Like Diaz ,I think Jansen deserved another shot. He didn’t get it, but he at least got to the big leagues. I nominate 30 September as Ray Jansen day for all baseball fans. Go, Ray!!!


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9 Responses to “1910: Ray Jansen, Superstar”

  1. William Miller Says:

    In the immortal words of Smokey Robinson, I second that emotion. I love these obscure guys, too. It reminds us that baseball is made up of real people who end up with random luck, like most of the rest of us.
    Nice post, Bill

  2. vterranova Says:

    Carlos Diaz. Take a look at his minor league record and you’ll see why he never got another whiff. .219 with no power at all.

    Looks like Jansen started out as a second baseman, then switched to the outfield and that game with the Browns was his first and only game at third base. His last year shows he played 50 games at SS. We can only wonder at what that must have looked like? He hit only .270, with no power at all in the low minors, never getting above A ball.

    I think this time the Browns did get one right.

  3. verdun2 Says:

    So Diaz in the big leagues was a fluke. Thanks for that info. As I said, I don’t follow Toronto, but saw the big league stats and wondered what happened. He and Quinlan are but two of a group of these kinds of players. Thanks for filling in the holes.
    As for Jansen, I think I might have given him another shot. The Browns finished last in 1911 with three of their starters (plus the catcher-a position Jansen didn’t play) hitting less than .250.
    Thanks for reading. (BTW you have your own site? I’d like to read it if you do.

  4. vterranova Says:

    Thanks for the kind words. No, I don’t have a site. I was the kind of guy who use to memorize the record book and the SN Baseball Register as a kid, and dreamed of playing center field for the Yankees one day when Mantle couldn’t any longer.
    Always appreciate those like yourself who write well and do a great job of exploring the nooks and crannies of baseball and its lore. So much of the past gets forgotten that the field for research is always an open and fertile one.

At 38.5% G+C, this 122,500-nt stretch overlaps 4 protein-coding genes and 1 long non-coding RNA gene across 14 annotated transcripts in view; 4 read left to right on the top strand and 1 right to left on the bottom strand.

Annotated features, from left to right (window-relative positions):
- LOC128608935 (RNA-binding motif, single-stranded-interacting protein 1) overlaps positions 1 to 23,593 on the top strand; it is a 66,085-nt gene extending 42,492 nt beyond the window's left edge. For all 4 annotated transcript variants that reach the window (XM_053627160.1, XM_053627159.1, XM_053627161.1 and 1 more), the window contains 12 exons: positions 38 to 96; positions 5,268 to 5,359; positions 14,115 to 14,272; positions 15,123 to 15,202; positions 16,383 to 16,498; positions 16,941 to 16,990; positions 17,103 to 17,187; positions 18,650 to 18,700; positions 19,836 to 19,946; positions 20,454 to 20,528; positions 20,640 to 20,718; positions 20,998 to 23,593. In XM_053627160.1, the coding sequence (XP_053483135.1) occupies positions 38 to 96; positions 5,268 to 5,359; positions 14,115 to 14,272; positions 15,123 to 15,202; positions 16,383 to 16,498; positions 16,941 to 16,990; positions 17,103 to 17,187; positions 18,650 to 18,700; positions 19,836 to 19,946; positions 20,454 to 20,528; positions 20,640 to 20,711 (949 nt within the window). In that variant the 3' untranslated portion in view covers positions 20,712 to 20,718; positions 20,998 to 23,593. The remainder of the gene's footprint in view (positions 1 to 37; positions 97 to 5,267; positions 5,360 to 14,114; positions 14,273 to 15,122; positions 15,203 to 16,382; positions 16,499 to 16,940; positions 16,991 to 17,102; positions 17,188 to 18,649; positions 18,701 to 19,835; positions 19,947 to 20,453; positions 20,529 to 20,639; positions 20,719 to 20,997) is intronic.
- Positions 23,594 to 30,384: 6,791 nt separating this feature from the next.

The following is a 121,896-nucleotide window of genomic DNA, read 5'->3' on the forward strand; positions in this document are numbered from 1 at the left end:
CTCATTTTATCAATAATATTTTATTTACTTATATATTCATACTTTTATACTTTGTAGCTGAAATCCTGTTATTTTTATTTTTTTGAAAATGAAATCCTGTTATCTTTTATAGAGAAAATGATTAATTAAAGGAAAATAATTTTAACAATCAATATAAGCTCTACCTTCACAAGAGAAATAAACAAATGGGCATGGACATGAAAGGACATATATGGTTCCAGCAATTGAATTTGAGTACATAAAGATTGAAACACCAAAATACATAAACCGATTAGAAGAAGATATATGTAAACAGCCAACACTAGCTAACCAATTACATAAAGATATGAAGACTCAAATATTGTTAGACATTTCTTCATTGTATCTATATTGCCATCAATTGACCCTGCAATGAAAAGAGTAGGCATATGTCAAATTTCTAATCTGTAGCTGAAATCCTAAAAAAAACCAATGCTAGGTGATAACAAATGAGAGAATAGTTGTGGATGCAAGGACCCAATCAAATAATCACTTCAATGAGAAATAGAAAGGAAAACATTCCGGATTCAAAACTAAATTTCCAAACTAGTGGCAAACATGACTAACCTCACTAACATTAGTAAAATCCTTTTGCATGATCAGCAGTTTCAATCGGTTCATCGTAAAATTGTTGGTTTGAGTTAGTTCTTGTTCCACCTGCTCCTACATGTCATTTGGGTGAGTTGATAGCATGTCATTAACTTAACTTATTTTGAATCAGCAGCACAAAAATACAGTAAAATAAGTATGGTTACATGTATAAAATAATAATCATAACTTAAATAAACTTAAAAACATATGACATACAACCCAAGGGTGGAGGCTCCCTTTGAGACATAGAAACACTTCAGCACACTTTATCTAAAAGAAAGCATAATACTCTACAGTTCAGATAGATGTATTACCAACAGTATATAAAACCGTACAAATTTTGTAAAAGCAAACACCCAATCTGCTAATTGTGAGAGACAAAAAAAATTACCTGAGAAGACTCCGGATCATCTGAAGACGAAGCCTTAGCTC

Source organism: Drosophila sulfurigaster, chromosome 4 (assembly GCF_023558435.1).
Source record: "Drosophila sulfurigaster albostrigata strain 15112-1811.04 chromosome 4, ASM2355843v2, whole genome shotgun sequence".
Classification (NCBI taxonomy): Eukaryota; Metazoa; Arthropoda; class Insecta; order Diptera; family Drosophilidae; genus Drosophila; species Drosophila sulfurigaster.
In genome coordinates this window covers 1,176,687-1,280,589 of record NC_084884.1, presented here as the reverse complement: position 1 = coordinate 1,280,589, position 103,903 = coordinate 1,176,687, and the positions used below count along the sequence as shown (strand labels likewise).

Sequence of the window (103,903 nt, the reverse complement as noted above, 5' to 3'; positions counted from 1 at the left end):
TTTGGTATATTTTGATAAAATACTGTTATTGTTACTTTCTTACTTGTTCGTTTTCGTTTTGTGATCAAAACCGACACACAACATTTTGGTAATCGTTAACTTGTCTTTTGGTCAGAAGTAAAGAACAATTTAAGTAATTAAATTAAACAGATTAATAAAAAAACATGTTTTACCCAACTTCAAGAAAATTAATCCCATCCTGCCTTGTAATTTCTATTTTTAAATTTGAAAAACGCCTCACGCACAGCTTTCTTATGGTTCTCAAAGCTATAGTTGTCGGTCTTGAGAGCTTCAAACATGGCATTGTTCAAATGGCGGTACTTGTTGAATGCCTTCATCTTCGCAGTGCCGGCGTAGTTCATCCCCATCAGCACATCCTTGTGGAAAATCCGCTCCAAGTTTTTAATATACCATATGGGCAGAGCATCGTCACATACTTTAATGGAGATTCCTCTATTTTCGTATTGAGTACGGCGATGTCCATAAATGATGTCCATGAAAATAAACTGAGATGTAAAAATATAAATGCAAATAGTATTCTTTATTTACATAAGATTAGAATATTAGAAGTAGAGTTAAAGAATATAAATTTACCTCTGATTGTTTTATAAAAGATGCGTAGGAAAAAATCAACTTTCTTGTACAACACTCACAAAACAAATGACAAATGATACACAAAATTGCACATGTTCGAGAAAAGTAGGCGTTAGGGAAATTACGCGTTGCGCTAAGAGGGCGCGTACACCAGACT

Having found your site, I check in every day to see what new delicacy you’ve prepared.

  5. verdun2 Says:

    Thanks for the kind words. When you were dreaming of being Mantle, I was praying to be Jackie Robinson.
    You ought to get your own site, you obviously know your stuff.

  6. William Miller Says:

    We interrupt this love-fest to tell Verdun2 the happy news that the baseball website called Baseballisms has included his Opening Day story in their new collection “Tales From Opening Day.” Congratulations, V! Check it out.

  7. vterranova Says:

    William/Bill,(If I may call you that?)
    I certainly will do so right after I post this and welcome both of you to contact me directly anytime you so desire. It’s always great to talk baseball with knowledgable fans like yourselves.
    By the way Bill. Who’d you want to be?

  8. William Miller Says:

    Hi vterranova, you can call me Bill. I’d be happy to talk to you. I’m on Facebook, Twitter (Raindog63), and my email is wmiller6381@gmail.com
    Get in touch however you prefer, and I’ll certainly get back to you. Regards, Bill

  9. verdun2 Says:

    Keeping on with the love fest. I want to thank you, Bill, for bringing my blog to the attention of the editor of “Tales from Opening Day”. I’d offer you a share of the royalties, but I understand there aren’t any. 🙂
    Thanks again,